29 Petrino, BobbyBobby Petrino 2008–2011 51 34 17 .667 17 15 .531 2 1 0 0 0
30 Smith, John L.John L. Smith 2012 12 4 8 .333 2 6 .250 0 0 0 0 0
31 Bielema, BretBret Bielema 2013–present 12 3 9 .250 0 8 .000 0 0 0 0

Notes[edit]

  1. ^ Although the first Rose Bowl Game was played in 1902, it has been continuously played since the 1916 game, and is recognized as the oldest bowl game by the NCAA. "—" indicates any season prior to 1916 when postseason games were not played.[10]
  2. ^ A running total of the number of head coaches, with coaches who served separate tenures being counted only once. Interim head coaches are represented with "Int" and are not counted in the running total. "—" indicates the team played but either without a coach or no coach is on record. "X" indicates an interim year without play.
  3. ^ Overtime rules in college football were introduced in 1996, making ties impossible in the period since.[11]
  4. ^ When computing the win–loss percentage, a tie counts as half a win and half a loss.[12]
  5. ^ Statistics correct as of the end of the 2011–12 college football season.
  6. ^ Divisional champions have advanced to the SEC Championship Game since the institution of divisional play beginning in the 1992 season. Since that time, Arkansas has competed as a member of the SEC West.[13]
  7. ^ a b Jack Crowe resigned as head coach on September 6, 1992, following a 10–3 loss to The Citadel. Joe Kines served as interim head coach for the remainder of the season, finishing with three wins, six losses and one tie.[19][20]
  8. ^ a b Houston Nutt resigned as head coach on November 26, 2007. Reggie Herring served as interim head coach for the 2008 Cotton Bowl Classic loss against Missouri.[21][22][23]

References[edit]

General

Specific

  1. ^ a b c d e f g 2011 Razorback Football Media Guide, pp. 169–170
  2. ^ "Bret Bielema takes Arkansas job". ESPN.com. ESPN.com news services. December 4, 2012. Retrieved December 4, 2012. 
  3. ^ 2011 Razorback Football Media Guide, pp. 171–182
  4. ^ National Collegiate Athletic Association (2010). 2010 NCAA Division I Football Bowl Subdivision Records (PDF). Indianapolis, Indiana: NCAA.org. pp. 68–77. Retrieved July 31, 2011. 
  5. ^ "Hall of Famers: Hugo Bezdek". National Football Foundation's College Football Hall of Fame. Retrieved July 31, 2011. 
  6. ^ "Hall of Famers: Francis Schmidt". National Football Foundation's College Football Hall of Fame. Retrieved July 31, 2011. 
  7. ^ "Hall of Famers: Bowden Wyatt". National Football Foundation's College Football Hall of Fame. Retrieved July 31, 2011. 
  8. ^ "Hall of Famers: Frank Broyles". National Football Foundation's College Football Hall of Fame. Retrieved July 31, 2011. 
  9. ^ "Hall of Famers: Lou Holtz". National Football Foundation's College Football Hall of Fame. Retrieved July 31, 2011.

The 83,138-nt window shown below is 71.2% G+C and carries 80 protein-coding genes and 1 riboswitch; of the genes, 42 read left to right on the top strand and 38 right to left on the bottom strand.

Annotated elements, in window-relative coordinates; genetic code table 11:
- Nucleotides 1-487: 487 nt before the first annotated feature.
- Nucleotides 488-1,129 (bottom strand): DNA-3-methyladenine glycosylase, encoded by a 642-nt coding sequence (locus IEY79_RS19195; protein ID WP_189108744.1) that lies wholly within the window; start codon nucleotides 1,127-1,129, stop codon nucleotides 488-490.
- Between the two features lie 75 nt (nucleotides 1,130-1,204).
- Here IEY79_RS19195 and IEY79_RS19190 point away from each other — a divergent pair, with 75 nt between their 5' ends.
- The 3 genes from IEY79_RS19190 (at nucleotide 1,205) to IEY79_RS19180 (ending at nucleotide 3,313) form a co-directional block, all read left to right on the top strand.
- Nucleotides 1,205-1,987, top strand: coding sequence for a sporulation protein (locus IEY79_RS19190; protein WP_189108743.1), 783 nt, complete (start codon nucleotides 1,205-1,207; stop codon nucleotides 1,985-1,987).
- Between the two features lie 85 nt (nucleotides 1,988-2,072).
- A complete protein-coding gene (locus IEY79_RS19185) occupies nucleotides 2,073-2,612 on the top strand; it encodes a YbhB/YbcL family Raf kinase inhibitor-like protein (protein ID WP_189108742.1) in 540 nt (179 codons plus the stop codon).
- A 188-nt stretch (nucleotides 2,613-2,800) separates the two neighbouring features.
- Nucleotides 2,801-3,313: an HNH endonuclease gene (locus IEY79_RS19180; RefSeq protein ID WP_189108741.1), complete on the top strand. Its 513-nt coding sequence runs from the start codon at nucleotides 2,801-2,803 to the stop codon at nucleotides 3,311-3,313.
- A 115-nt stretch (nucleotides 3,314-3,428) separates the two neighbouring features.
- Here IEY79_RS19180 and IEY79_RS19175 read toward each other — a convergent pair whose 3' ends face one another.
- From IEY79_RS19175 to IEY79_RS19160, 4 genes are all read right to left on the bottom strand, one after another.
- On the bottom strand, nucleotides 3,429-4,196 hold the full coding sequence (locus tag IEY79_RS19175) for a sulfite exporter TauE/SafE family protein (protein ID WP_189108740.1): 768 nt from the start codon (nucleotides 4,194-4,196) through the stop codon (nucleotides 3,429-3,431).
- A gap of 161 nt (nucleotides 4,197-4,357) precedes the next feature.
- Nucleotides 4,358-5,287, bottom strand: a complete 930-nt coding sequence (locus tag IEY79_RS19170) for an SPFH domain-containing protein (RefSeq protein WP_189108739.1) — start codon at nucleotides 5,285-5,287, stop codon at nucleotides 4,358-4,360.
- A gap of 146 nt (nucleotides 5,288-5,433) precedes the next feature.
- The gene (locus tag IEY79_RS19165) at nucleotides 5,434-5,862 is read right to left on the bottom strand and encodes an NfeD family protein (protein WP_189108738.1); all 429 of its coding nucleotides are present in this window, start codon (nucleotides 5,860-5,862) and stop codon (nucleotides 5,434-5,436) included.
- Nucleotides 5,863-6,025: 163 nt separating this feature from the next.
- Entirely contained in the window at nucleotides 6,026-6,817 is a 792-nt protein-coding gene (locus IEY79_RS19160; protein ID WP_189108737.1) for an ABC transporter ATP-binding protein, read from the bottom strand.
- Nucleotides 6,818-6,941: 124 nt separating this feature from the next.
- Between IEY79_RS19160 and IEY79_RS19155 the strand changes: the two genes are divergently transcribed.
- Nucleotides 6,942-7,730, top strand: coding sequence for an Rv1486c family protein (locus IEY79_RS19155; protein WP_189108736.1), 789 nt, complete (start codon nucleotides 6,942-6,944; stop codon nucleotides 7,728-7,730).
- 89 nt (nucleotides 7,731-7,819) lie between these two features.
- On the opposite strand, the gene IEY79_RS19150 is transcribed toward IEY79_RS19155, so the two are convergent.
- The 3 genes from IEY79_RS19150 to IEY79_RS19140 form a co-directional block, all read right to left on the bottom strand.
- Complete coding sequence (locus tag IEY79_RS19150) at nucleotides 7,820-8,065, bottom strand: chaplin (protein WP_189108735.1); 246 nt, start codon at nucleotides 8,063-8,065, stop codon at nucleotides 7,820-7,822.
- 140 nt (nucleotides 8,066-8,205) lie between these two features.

10. ^ National Collegiate Athletic Association (NCAA) (2011). Bowl/All-Star Game Records (PDF). Indianapolis, Indiana: NCAA. pp. 5–10. Archived from the original on August 22, 2011. Retrieved August 21, 2011. 
  11. ^ Whiteside, Kelly (August 25, 2006). "Overtime system still excites coaches". USA Today (McLean, Virginia). Archived from the original on November 24, 2009. Retrieved September 25, 2009. 
  12. ^ Finder, Chuck (September 6, 1987). "Big plays help Paterno to 200th". The New York Times (New York City). Archived from the original on October 22, 2009. Retrieved October 22, 2009. 
  13. ^ Harwell, Hoyt (November 20, 1990). "SEC sets division lineups". The Tuscaloosa News. p. 1C. Retrieved July 31, 2011. 
  14. ^ "Past National COTY Winners". American Football Coaches Association. Retrieved August 26, 2011. 
  15. ^ "Beier named Ohio's best grid coach". The Toledo Blade. February 27, 1978. Retrieved August 26, 2011. 
  16. ^ "Holtz tops Akers in coach voting". Pittsburgh Press. United Press International. January 22, 1978. Retrieved August 26, 2011. 
  17. ^ "Sporting News cites Lou Holtz". The Youngstown Daily Vindicator. Associated Press. January 10, 1978. Retrieved August 26, 2011. 
  18. ^ "Past Winners". Walter Camp Foundation. Retrieved August 26, 2011. 
  19. ^ "Kines will replace Crowe at Arkansas". The Gadsden Times. Associated Press. September 7, 1992. p. B1. Retrieved July 31, 2011. 
  20. ^ "Ford takes coaching job at Arkansas". The Free Lance–Star. Associated Press. December 1, 1992. p. B3. Retrieved July 31, 2011. 
  21. ^ "Nutt turns down offer to remain Razorbacks coach". ESPN.com. ESPN.com news services. November 27, 2007. Retrieved July 31, 2011. 
  22. ^ "Herring will coach Razorbacks in Cotton Bowl". ESPN.com. Associated Press. December 12, 2007. Retrieved July 31, 2011. 
  23. ^ "Temple powers Missouri's Cotton Bowl rout of Arkansas". ESPN.com. Associated Press. January 1, 2008. Retrieved September 12, 2011. 
  24. ^ a b Ole Miss Media Relations. "Houston Nutt named FCA Coach Of The Year". Northeast Mississippi Daily Journal. Retrieved August 26, 2011.